Volterra is a walled mountaintop town in the Tuscany region of Italy of which its history dates to before the 7th century BC and has substantial structures from the Etruscan, Roman, and Medieval periods.
Volterra, known to the ancient Etruscans as Velathri or Vlathri and to the Romans as Volaterrae, is a town and comune in the Tuscany region of Italy. The town was a Bronze Age settlement of the Villanovan culture, and an important Etruscan center (Velàthre, Velathri or Felathri in Etruscan, Volaterrae in Latin language), one of the “twelve cities” of the Etruscan League.
The site is believed to have been continuously inhabited as a city since at least the end of the 8th century BC. It became a municipium allied to Rome at the end of the 3rd century BC. The city was a bishop’s residence in the 5th century, and its episcopal power was affirmed during the 12th century. With the decline of the episcopate, Volterra became a place of interest of the Florentines, whose forces conquered Volterra. Florentine rule was not always popular, and opposition occasionally broke into rebellion. These rebellions were put down by Florence.
When the Florentine Republic fell in 1530, Volterra came under the control of the Medici family and later followed the history of the Grand Duchy of Tuscany.
Roman Theatre of Volterra (it), 1st century BC, excavated in the 1950s
Piazza dei Priori (it), the main square, a fine example of medieval Tuscan town squares
Palazzo dei Priori (it), the town hall located on Piazza dei Priori, construction begun in 1208 and finished in 1257
Pinacoteca (it) (Art Gallery) in Palazzo Minucci-Solaini (it). Founded in 1905, the gallery consists mostly of works by Tuscan artists from 14th to 17th centuries. Includes a Deposition by Rosso Fiorentino.
Volterra Cathedral. It was enlarged in the 13th century after an earthquake. It houses a ciborium and some angels by Mino da Fiesole, a notable wood Deposition (1228), a masterwork of Romanesque sculpture and the Sacrament Chapel, with paintings by Santi di Tito, Giovanni Balducci and Agostino Veracini. In the center of the vault are fragments of an Eternal Father by Niccolò Circignani. Also noteworthy is the Addolorata Chapel, with a terracotta group attributed to Andrea della Robbia and a fresco of Riding Magi by Benozzo Gozzoli. In the nearby chapel, dedicated to the Most Holy Name of Jesus, is a table with Christ’s monogram, allegedly painted by Bernardino of Siena. The rectangular bell tower is from 1493.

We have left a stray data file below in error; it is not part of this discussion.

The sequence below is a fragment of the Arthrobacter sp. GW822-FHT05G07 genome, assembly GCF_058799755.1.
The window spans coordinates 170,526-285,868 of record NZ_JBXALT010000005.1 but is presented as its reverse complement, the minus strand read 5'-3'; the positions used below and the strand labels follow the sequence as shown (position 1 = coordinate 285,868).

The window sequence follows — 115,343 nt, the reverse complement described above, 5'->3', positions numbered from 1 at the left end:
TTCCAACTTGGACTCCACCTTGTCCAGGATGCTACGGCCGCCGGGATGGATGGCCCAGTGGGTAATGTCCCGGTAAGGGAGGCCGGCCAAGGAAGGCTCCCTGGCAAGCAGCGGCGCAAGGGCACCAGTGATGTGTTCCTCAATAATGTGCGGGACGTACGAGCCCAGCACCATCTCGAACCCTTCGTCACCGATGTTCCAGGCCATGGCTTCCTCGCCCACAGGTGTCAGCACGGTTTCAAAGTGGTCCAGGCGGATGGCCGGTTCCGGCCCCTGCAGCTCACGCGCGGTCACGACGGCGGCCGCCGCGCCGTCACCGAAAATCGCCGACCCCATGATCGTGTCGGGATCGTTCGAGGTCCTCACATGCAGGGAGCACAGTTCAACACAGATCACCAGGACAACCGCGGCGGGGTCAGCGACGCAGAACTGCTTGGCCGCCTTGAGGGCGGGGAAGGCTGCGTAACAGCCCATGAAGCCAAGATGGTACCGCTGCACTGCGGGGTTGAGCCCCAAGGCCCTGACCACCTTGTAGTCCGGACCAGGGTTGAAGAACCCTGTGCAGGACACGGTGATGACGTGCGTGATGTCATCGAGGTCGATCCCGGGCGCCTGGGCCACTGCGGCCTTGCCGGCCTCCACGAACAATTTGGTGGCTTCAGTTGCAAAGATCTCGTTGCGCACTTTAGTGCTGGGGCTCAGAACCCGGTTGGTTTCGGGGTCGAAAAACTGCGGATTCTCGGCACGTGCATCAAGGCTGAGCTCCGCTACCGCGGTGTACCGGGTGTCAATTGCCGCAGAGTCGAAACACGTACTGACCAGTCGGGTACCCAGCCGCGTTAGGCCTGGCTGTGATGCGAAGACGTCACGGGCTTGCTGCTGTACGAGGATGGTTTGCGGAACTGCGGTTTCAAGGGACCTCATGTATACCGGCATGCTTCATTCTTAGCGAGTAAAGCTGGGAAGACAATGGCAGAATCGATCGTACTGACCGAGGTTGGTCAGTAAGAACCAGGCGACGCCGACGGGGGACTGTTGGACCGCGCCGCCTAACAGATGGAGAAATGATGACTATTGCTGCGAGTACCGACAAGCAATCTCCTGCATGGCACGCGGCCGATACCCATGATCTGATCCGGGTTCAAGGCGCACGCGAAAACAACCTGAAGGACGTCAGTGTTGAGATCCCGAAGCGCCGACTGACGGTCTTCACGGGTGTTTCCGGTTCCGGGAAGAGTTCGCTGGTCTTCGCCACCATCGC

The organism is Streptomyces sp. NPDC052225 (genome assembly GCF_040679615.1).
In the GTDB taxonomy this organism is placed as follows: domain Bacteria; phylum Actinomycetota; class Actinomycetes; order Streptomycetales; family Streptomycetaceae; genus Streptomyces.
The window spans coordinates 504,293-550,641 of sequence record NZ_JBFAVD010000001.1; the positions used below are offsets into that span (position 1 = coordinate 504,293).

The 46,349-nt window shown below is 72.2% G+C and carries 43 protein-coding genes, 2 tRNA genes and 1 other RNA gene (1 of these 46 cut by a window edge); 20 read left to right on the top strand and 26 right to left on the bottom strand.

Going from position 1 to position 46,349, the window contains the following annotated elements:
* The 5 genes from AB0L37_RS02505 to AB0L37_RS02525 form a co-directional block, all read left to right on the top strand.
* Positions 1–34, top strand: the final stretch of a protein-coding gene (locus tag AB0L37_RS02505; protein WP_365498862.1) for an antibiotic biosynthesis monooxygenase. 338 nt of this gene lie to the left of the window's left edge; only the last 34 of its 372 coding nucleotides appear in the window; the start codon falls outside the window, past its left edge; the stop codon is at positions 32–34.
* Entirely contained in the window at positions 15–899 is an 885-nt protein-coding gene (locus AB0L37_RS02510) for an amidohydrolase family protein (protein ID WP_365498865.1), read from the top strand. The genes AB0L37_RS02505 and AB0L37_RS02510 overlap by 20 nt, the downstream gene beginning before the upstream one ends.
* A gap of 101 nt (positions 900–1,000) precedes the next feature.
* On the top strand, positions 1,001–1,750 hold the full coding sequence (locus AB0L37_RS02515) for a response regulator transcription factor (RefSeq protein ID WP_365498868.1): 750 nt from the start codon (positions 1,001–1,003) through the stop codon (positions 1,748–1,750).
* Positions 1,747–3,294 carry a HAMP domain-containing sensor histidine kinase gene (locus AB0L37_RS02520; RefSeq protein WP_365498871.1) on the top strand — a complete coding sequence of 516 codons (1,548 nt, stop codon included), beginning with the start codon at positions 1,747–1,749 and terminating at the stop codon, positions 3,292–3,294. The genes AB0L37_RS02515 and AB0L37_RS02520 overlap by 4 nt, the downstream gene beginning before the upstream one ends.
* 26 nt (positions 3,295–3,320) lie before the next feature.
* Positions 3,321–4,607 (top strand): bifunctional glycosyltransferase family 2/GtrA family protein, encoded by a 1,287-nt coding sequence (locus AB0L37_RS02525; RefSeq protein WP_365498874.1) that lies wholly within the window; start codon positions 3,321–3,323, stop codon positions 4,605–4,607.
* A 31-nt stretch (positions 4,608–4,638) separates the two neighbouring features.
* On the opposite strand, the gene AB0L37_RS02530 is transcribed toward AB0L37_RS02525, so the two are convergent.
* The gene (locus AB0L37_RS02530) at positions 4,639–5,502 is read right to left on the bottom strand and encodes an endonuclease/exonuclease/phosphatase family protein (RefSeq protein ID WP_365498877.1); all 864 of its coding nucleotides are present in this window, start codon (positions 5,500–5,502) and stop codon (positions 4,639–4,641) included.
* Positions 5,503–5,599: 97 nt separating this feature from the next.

Volterra Baptistery of San Giovanni, built in the second half of the 13th century.
Fortezza Medicea (Medicean Fortress), build in the 1470s, now a prison housing the noted restaurant, Fortezza Medicea restaurant.
Guarnacci Etruscan Museum (it), with thousands of funeral urns dating back to the Hellenistic and Archaic periods. Main attractions are the bronze statuette “Ombra della sera” (lit. ”Shadow of the Night”), and the sculpted effigy, “Urna degli Sposi” (lit. ”Urn of the Spouses”) of an Etruscan couple in terra cotta.
The Etruscan City Walls (it), including the well-preserved Porta all’Arco (it) (3rd-2nd centuries BC), and Porta Diana (it) gates.
The Medici Villa di Spedaletto (it), outside the city, in direction of Lajatico
There are excavations of Etruscan tombs in the Valle Bona area.
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